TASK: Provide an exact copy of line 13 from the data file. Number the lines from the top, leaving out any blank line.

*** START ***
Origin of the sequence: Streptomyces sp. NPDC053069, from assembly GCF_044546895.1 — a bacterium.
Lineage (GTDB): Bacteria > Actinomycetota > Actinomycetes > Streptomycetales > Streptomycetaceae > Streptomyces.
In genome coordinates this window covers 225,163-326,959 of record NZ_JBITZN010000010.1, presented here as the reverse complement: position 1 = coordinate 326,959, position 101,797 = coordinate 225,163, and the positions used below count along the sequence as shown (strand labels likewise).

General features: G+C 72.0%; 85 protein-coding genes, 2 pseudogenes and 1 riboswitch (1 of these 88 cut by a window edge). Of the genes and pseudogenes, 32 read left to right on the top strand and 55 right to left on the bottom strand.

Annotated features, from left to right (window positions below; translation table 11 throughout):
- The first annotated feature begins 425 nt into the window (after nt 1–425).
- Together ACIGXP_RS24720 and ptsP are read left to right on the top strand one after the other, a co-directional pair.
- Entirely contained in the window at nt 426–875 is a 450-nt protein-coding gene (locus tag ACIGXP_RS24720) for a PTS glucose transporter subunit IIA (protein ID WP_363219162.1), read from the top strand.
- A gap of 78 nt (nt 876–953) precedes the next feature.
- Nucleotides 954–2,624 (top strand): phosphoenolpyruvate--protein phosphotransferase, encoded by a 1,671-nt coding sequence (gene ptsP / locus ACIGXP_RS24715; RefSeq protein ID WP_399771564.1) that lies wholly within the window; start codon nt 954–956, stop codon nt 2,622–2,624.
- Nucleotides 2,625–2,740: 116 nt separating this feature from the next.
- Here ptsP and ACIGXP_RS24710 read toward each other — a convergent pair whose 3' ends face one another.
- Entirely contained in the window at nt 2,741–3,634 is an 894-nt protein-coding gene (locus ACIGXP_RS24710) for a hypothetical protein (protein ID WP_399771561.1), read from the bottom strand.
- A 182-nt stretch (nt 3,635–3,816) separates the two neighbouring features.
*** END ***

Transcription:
- Entirely contained in the window at nt 2,741–3,634 is an 894-nt protein-coding gene (locus ACIGXP_RS24710) for a hypothetical protein (protein ID WP_399771561.1), read from the bottom strand.